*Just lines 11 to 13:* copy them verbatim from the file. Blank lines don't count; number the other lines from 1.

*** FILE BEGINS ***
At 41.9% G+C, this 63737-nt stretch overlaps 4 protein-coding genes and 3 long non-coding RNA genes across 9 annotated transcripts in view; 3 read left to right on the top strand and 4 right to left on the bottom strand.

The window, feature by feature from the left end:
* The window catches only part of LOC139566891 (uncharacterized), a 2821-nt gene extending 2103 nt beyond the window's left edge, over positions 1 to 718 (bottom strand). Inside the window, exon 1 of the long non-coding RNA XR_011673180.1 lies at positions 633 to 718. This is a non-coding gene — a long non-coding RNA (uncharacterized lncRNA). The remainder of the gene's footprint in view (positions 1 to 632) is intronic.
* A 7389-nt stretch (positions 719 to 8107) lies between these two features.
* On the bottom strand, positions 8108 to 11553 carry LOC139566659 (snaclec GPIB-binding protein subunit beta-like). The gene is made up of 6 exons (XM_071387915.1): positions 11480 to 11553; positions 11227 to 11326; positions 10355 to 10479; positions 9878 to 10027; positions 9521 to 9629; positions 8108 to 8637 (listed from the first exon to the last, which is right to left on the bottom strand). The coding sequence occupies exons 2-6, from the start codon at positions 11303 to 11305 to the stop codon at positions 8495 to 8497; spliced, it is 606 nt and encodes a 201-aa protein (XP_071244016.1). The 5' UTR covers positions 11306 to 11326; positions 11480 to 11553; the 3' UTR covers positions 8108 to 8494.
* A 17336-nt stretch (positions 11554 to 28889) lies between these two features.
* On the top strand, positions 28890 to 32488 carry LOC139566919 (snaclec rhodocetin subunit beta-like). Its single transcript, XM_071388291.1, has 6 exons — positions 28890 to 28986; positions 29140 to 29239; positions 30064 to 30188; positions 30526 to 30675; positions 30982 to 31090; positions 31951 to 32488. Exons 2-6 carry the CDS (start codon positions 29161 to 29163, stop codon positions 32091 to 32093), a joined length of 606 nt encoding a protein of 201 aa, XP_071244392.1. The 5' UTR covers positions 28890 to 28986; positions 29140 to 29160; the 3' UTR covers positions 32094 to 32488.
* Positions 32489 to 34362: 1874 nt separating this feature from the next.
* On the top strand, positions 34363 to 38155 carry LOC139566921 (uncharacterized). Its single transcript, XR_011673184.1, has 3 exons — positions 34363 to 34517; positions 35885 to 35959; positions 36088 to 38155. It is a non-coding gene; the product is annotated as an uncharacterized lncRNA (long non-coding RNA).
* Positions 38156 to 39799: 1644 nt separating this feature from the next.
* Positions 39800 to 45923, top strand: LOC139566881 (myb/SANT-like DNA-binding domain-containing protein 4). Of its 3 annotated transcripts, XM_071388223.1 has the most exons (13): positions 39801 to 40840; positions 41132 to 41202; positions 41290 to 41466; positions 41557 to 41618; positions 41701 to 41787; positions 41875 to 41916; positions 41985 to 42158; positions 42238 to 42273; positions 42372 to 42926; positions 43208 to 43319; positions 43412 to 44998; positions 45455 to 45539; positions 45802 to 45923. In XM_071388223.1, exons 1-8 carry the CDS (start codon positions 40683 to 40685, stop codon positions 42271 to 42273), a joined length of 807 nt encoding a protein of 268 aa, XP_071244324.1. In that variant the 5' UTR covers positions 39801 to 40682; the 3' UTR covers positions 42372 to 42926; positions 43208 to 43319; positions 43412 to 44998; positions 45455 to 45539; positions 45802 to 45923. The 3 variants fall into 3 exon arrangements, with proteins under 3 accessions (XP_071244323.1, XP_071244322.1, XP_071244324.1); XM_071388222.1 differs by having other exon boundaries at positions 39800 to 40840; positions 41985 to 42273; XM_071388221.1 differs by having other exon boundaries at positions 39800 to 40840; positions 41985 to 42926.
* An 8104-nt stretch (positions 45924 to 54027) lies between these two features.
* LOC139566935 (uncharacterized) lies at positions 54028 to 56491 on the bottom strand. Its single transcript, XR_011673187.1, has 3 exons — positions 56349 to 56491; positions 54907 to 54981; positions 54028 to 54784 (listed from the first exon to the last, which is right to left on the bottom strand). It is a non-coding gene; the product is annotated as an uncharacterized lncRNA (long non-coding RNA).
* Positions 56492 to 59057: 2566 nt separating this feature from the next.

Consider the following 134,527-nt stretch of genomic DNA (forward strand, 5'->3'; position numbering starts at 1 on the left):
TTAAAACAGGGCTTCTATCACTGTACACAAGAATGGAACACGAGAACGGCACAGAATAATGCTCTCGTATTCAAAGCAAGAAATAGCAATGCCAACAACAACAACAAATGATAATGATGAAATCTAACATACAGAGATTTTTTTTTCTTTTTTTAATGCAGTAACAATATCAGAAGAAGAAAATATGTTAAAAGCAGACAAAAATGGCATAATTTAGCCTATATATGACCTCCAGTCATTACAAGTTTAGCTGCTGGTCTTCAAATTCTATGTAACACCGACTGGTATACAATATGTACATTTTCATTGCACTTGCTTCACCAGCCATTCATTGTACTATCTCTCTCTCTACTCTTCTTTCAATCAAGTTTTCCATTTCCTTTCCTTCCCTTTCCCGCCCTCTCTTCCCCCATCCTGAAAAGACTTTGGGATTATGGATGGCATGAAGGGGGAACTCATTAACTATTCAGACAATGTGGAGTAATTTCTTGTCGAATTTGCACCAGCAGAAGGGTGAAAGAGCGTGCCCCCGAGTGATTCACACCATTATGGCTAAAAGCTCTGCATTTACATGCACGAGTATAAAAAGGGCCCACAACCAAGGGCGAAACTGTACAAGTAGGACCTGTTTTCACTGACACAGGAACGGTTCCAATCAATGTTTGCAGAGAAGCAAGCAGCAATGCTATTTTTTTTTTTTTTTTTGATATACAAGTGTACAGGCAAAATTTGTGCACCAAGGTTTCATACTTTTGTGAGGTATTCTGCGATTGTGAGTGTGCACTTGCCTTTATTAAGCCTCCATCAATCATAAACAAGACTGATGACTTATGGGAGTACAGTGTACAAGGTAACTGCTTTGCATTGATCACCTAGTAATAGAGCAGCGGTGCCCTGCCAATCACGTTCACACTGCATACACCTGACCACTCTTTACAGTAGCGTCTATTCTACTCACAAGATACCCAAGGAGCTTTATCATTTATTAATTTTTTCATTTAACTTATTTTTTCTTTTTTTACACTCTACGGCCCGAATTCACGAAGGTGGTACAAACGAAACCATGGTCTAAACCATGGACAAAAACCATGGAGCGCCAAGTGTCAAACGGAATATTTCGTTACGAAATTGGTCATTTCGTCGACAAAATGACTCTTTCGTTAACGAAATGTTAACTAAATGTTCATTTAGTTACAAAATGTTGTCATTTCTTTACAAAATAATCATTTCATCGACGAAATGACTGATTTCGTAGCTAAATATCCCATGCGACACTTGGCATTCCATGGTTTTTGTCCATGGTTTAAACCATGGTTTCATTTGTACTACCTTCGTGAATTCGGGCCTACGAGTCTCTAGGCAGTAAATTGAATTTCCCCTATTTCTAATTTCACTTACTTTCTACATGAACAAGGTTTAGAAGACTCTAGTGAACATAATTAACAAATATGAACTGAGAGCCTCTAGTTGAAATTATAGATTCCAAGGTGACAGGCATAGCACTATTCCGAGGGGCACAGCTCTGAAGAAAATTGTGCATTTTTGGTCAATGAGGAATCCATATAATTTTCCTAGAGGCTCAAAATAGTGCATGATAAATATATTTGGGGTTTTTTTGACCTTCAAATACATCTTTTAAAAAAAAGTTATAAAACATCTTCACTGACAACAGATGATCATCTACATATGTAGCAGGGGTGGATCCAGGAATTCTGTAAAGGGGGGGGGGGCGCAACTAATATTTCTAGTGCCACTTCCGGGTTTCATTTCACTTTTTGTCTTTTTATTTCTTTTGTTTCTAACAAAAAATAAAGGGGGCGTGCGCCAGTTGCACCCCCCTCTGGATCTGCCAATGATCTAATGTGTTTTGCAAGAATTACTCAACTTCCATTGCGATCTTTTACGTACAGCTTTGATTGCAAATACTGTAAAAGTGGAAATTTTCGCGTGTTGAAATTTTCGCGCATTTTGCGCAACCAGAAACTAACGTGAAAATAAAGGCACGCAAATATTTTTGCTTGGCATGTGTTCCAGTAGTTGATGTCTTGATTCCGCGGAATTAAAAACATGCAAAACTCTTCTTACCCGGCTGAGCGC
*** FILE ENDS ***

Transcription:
* Positions 39800 to 45923, top strand: LOC139566881 (myb/SANT-like DNA-binding domain-containing protein 4). Of its 3 annotated transcripts, XM_071388223.1 has the most exons (13): positions 39801 to 40840; positions 41132 to 41202; positions 41290 to 41466; positions 41557 to 41618; positions 41701 to 41787; positions 41875 to 41916; positions 41985 to 42158; positions 42238 to 42273; positions 42372 to 42926; positions 43208 to 43319; positions 43412 to 44998; positions 45455 to 45539; positions 45802 to 45923. In XM_071388223.1, exons 1-8 carry the CDS (start codon positions 40683 to 40685, stop codon positions 42271 to 42273), a joined length of 807 nt encoding a protein of 268 aa, XP_071244324.1. In that variant the 5' UTR covers positions 39801 to 40682; the 3' UTR covers positions 42372 to 42926; positions 43208 to 43319; positions 43412 to 44998; positions 45455 to 45539; positions 45802 to 45923. The 3 variants fall into 3 exon arrangements, with proteins under 3 accessions (XP_071244323.1, XP_071244322.1, XP_071244324.1); XM_071388222.1 differs by having other exon boundaries at positions 39800 to 40840; positions 41985 to 42273; XM_071388221.1 differs by having other exon boundaries at positions 39800 to 40840; positions 41985 to 42926.
* An 8104-nt stretch (positions 45924 to 54027) lies between these two features.
* LOC139566935 (uncharacterized) lies at positions 54028 to 56491 on the bottom strand. Its single transcript, XR_011673187.1, has 3 exons — positions 56349 to 56491; positions 54907 to 54981; positions 54028 to 54784 (listed from the first exon to the last, which is right to left on the bottom strand). It is a non-coding gene; the product is annotated as an uncharacterized lncRNA (long non-coding RNA).